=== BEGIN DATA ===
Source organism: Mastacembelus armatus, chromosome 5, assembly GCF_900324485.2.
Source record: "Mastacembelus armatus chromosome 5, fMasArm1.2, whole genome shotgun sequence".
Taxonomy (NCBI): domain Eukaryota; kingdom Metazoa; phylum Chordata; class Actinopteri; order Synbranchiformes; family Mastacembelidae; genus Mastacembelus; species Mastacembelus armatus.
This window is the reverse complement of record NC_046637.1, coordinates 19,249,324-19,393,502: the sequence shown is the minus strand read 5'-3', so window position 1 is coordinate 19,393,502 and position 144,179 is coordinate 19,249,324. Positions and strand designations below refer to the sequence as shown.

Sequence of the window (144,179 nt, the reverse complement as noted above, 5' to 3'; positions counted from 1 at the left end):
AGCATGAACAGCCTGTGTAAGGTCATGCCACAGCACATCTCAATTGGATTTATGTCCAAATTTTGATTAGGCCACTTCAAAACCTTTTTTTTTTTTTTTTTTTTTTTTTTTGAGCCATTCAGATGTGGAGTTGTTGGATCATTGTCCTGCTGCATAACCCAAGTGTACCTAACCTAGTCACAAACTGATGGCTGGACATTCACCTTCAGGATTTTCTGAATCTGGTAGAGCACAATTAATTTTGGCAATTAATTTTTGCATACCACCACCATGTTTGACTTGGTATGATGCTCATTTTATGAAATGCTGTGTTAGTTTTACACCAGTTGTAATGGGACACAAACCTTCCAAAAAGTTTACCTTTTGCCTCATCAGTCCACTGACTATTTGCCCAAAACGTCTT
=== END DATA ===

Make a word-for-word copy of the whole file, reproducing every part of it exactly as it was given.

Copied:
Source organism: Mastacembelus armatus, chromosome 5, assembly GCF_900324485.2.
Source record: "Mastacembelus armatus chromosome 5, fMasArm1.2, whole genome shotgun sequence".
Taxonomy (NCBI): domain Eukaryota; kingdom Metazoa; phylum Chordata; class Actinopteri; order Synbranchiformes; family Mastacembelidae; genus Mastacembelus; species Mastacembelus armatus.
This window is the reverse complement of record NC_046637.1, coordinates 19,249,324-19,393,502: the sequence shown is the minus strand read 5'-3', so window position 1 is coordinate 19,393,502 and position 144,179 is coordinate 19,249,324. Positions and strand designations below refer to the sequence as shown.

Sequence of the window (144,179 nt, the reverse complement as noted above, 5' to 3'; positions counted from 1 at the left end):
AGCATGAACAGCCTGTGTAAGGTCATGCCACAGCACATCTCAATTGGATTTATGTCCAAATTTTGATTAGGCCACTTCAAAACCTTTTTTTTTTTTTTTTTTTTTTTTTTTGAGCCATTCAGATGTGGAGTTGTTGGATCATTGTCCTGCTGCATAACCCAAGTGTACCTAACCTAGTCACAAACTGATGGCTGGACATTCACCTTCAGGATTTTCTGAATCTGGTAGAGCACAATTAATTTTGGCAATTAATTTTTGCATACCACCACCATGTTTGACTTGGTATGATGCTCATTTTATGAAATGCTGTGTTAGTTTTACACCAGTTGTAATGGGACACAAACCTTCCAAAAAGTTTACCTTTTGCCTCATCAGTCCACTGACTATTTGCCCAAAACGTCTT